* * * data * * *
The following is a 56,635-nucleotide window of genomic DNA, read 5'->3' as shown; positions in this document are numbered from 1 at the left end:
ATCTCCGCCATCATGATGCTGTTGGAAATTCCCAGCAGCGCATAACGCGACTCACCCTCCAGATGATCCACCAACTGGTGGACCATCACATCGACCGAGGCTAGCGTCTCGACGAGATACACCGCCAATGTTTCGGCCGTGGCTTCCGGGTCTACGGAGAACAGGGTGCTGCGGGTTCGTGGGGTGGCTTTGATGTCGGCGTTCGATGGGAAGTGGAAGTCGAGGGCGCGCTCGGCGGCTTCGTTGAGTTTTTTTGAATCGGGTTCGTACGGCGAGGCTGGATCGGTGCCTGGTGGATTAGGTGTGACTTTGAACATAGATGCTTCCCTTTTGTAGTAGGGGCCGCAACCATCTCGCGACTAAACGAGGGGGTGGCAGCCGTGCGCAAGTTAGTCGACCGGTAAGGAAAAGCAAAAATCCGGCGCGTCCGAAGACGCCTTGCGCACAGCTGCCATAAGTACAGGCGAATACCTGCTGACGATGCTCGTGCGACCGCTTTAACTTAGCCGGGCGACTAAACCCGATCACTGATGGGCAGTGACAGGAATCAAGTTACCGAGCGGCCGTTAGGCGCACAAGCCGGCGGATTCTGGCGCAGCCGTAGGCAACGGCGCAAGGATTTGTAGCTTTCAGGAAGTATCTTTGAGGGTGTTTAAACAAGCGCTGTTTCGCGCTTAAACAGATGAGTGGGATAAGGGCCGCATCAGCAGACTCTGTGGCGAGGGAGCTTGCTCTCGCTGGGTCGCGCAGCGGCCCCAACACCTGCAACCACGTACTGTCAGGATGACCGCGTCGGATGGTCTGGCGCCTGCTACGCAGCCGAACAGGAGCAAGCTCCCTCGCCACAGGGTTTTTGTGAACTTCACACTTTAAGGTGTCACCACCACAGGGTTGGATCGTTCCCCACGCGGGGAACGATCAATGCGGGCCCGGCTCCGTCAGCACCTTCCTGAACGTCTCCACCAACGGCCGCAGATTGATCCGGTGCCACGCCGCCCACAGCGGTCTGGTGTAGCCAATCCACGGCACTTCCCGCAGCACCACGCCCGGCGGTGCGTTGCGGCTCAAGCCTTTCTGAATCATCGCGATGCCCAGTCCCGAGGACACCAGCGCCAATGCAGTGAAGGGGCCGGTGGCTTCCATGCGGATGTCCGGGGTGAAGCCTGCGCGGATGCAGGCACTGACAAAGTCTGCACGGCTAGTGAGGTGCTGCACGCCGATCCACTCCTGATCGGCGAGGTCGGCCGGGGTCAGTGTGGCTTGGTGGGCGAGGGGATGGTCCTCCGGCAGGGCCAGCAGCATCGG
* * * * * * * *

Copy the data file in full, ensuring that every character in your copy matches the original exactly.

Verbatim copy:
The following is a 56,635-nucleotide window of genomic DNA, read 5'->3' as shown; positions in this document are numbered from 1 at the left end:
ATCTCCGCCATCATGATGCTGTTGGAAATTCCCAGCAGCGCATAACGCGACTCACCCTCCAGATGATCCACCAACTGGTGGACCATCACATCGACCGAGGCTAGCGTCTCGACGAGATACACCGCCAATGTTTCGGCCGTGGCTTCCGGGTCTACGGAGAACAGGGTGCTGCGGGTTCGTGGGGTGGCTTTGATGTCGGCGTTCGATGGGAAGTGGAAGTCGAGGGCGCGCTCGGCGGCTTCGTTGAGTTTTTTTGAATCGGGTTCGTACGGCGAGGCTGGATCGGTGCCTGGTGGATTAGGTGTGACTTTGAACATAGATGCTTCCCTTTTGTAGTAGGGGCCGCAACCATCTCGCGACTAAACGAGGGGGTGGCAGCCGTGCGCAAGTTAGTCGACCGGTAAGGAAAAGCAAAAATCCGGCGCGTCCGAAGACGCCTTGCGCACAGCTGCCATAAGTACAGGCGAATACCTGCTGACGATGCTCGTGCGACCGCTTTAACTTAGCCGGGCGACTAAACCCGATCACTGATGGGCAGTGACAGGAATCAAGTTACCGAGCGGCCGTTAGGCGCACAAGCCGGCGGATTCTGGCGCAGCCGTAGGCAACGGCGCAAGGATTTGTAGCTTTCAGGAAGTATCTTTGAGGGTGTTTAAACAAGCGCTGTTTCGCGCTTAAACAGATGAGTGGGATAAGGGCCGCATCAGCAGACTCTGTGGCGAGGGAGCTTGCTCTCGCTGGGTCGCGCAGCGGCCCCAACACCTGCAACCACGTACTGTCAGGATGACCGCGTCGGATGGTCTGGCGCCTGCTACGCAGCCGAACAGGAGCAAGCTCCCTCGCCACAGGGTTTTTGTGAACTTCACACTTTAAGGTGTCACCACCACAGGGTTGGATCGTTCCCCACGCGGGGAACGATCAATGCGGGCCCGGCTCCGTCAGCACCTTCCTGAACGTCTCCACCAACGGCCGCAGATTGATCCGGTGCCACGCCGCCCACAGCGGTCTGGTGTAGCCAATCCACGGCACTTCCCGCAGCACCACGCCCGGCGGTGCGTTGCGGCTCAAGCCTTTCTGAATCATCGCGATGCCCAGTCCCGAGGACACCAGCGCCAATGCAGTGAAGGGGCCGGTGGCTTCCATGCGGATGTCCGGGGTGAAGCCTGCGCGGATGCAGGCACTGACAAAGTCTGCACGGCTAGTGAGGTGCTGCACGCCGATCCACTCCTGATCGGCGAGGTCGGCCGGGGTCAGTGTGGCTTGGTGGGCGAGGGGATGGTCCTCCGGCAGGGCCAGCAGCATCGG